Digital Media Ethics
Digital Media Ethics
This is the first textbook on the central ethical issues of digital media, ranging from computers and the Internet to mobile phones. It is also the first book of its kind to consider these issues from a global perspective, introducing ethical theories from multiple cultures. It further utilizes examples from around the world, such as the publication of "the Mohammed Cartoons"; diverse understandings of what "privacy" means in Facebook or MySpace; why pirating CDs and DVDs may be justified in developing countries; and culturally-variable perspectives on sexuality and what counts as "pornography." Readers and students thus acquire a global perspective on the central ethical issues of digital media, including privacy, copyright, pornography and violence, and the ethics of cross-cultural communication online.

The book is designed for use across disciplines - media and communication studies, computer science and informatics, as well as philosophy. It is up-to-date, accessible and student- and classroom-friendly: each topic and theory is interwoven throughout the volume with detailed sets of questions that foster careful reflection, writing, and discussion into these issues and their possible resolutions. Each chapter further includes additional resources and suggestions for further research and writing.
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More Info
  • April 2013
  • 280 pages
  • 152 x 229 mm / 6 x 9 in
Available Formats
  • Open eBook $14.99
  • 9780745655000
Table of Contents

Foreword by Luciano Floridi.


Chapter Synopses.

1 Central Issues in the Ethics of Digital Media.

2 Privacy in the Electronic Global Metropolis?.

3 Copying and Distributing via Digital Media: Copyright, Copyleft, Global Perspectives.

4 Citizenship in the Global Metropolis.

5 Still More Ethical Issues: Digital Sex and Games.

6 Digital Media Ethics: Overview, Frameworks, Resources.



About the Author
Charles Ess is Distinguished Research Professor of Interdisciplinary Studies at Drury University.
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"A stimulating introduction."
Times Higher Education

"The last chapter alone would make Digital Media Ethics a worthy addition to the shelf of any journalism ethics teacher ... teachers of journalism and media ethics are sure to find much in it to enrich their own understanding and teaching."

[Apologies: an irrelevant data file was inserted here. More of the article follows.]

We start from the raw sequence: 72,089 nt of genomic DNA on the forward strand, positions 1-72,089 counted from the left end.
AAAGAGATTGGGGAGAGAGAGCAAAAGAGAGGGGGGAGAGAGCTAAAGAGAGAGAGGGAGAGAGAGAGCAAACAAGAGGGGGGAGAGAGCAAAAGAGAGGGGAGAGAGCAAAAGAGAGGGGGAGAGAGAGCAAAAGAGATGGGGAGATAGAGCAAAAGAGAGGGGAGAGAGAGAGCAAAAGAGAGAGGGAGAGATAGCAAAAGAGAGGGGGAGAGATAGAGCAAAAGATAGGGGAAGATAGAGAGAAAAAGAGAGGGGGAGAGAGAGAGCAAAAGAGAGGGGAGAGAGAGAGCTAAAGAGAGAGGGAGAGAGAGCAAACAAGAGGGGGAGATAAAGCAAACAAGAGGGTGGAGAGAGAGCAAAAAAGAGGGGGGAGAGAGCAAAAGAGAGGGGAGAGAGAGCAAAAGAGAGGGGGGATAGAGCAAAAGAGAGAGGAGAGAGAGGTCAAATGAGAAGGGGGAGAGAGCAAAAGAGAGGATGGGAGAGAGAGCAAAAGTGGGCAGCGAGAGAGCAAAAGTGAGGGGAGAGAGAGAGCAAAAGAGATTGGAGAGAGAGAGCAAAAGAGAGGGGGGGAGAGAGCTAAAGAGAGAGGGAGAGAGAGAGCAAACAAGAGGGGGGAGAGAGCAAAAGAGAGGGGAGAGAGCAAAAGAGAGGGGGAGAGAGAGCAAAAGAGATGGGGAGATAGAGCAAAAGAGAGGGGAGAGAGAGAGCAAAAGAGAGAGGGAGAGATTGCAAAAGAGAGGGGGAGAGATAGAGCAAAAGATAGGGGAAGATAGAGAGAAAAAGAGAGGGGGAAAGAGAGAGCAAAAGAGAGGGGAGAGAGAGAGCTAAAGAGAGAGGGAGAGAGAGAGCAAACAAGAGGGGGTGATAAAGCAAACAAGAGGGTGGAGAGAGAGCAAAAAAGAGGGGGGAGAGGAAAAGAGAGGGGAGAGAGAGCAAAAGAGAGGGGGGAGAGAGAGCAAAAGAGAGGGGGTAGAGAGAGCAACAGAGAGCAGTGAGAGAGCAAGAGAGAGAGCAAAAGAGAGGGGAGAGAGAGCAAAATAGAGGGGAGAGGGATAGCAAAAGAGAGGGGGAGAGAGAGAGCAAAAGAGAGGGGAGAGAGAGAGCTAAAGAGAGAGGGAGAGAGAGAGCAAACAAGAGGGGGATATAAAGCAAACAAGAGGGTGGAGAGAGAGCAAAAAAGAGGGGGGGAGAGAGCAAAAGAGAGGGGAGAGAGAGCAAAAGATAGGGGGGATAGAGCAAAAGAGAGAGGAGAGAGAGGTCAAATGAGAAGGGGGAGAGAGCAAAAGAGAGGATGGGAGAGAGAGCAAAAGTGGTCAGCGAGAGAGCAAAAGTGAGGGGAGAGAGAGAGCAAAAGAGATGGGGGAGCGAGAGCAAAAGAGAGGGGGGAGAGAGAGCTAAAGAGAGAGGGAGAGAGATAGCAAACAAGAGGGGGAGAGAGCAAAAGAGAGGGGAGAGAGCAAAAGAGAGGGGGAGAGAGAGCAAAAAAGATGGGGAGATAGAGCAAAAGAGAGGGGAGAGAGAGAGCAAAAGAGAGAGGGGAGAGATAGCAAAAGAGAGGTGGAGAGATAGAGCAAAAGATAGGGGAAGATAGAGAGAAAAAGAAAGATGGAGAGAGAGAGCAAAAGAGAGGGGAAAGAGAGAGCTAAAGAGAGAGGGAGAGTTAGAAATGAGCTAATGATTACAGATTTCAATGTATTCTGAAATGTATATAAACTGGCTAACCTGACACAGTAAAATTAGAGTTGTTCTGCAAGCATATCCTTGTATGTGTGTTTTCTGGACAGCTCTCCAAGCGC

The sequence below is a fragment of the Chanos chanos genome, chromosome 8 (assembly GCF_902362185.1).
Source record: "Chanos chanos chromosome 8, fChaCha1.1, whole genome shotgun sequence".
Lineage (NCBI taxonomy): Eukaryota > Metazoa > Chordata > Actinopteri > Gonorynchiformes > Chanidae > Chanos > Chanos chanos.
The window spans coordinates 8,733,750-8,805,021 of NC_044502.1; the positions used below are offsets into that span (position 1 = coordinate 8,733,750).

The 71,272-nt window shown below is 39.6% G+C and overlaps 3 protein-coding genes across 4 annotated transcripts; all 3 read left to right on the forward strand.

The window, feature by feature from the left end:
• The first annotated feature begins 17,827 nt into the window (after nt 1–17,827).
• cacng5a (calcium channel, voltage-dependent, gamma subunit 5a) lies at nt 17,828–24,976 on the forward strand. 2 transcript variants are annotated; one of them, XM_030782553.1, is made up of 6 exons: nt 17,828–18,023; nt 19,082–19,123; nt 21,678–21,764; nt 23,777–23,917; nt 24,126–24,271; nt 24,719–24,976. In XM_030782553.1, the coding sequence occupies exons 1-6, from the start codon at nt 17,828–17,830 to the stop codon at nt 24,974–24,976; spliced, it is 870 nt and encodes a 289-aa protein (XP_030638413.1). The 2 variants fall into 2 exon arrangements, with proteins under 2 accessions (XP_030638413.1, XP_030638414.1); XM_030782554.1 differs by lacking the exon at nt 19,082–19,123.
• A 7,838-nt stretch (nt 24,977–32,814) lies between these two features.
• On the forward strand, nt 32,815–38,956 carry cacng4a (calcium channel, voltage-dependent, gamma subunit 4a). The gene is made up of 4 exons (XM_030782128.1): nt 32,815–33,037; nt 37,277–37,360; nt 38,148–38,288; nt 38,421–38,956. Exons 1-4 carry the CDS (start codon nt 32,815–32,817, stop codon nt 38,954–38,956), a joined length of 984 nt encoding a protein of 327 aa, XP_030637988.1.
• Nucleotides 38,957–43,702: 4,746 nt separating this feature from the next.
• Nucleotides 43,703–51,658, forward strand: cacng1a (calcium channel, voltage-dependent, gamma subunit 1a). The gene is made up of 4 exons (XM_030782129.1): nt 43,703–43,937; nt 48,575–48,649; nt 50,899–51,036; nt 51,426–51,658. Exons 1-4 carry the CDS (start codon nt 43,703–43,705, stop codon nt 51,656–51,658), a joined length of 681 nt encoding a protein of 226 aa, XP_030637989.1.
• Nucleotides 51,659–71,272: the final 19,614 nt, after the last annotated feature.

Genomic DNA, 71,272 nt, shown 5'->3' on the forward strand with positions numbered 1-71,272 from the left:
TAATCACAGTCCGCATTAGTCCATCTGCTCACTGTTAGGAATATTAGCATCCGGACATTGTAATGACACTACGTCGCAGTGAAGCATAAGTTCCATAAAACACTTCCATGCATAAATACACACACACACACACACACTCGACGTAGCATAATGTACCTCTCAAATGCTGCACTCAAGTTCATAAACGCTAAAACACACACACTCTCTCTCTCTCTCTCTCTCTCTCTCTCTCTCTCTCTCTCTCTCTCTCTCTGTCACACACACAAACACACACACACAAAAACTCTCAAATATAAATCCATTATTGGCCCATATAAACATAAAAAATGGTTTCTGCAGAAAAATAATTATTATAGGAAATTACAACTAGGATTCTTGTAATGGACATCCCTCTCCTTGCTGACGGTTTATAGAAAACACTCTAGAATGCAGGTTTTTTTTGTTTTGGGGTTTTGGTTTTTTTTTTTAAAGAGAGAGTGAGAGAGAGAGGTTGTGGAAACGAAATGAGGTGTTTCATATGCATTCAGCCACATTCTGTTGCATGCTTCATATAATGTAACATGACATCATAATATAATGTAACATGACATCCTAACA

Rhodes Journalism Review

"Offers a clear, concise and appropriately simple introduction to digital media ethics for students of diverse disciplinary backgrounds. Extensive effort has been made to enliven the text with vivid and potentially emotive examples (rape rooms, infant suicide bombers, slavery), to be inclusive of varied philosophical traditions, and to develop questions that facilitate collaborative reflection and debate."
Media, Culture & Society

"In Digital Media Ethics, Charles Ess provides a unique and timely look at pressing issues facing all of us in an interconnected, global society. The text is philosophically inclusive, well researched, and clearly presented. It is a goldmine for classrooms across disciplines, as it offers many opportunities for critical reflection and engagement. A brilliant collection of the theoretical, practical, and pedagogical."
Elizabeth Buchanan, University of Wisconsin

"Digital Media Ethics is the most insightful and useful overview and analysis of the ethical dimensions of new media. It examines critical issues like privacy and copyright but it also delves deeply into matters of online behaviors and consequences. While the topics are complex, the writing is clear, and there are very useful exercises and discussion questions with each chapter, making it a very useful book for teaching. I highly recommend the book to anyone interested in learning new ways to think about the principles and values that may guide online interactions."
Steve Jones, University of Illinois at Chicago

"This book is a concise and rich introduction to digital media ethics. Ess combines a sophisticated consideration of how philosophies of ethics apply to new media with grounded and insightful case studies of hot button issues in the current digital environment."
Nancy Baym, University of Kansas

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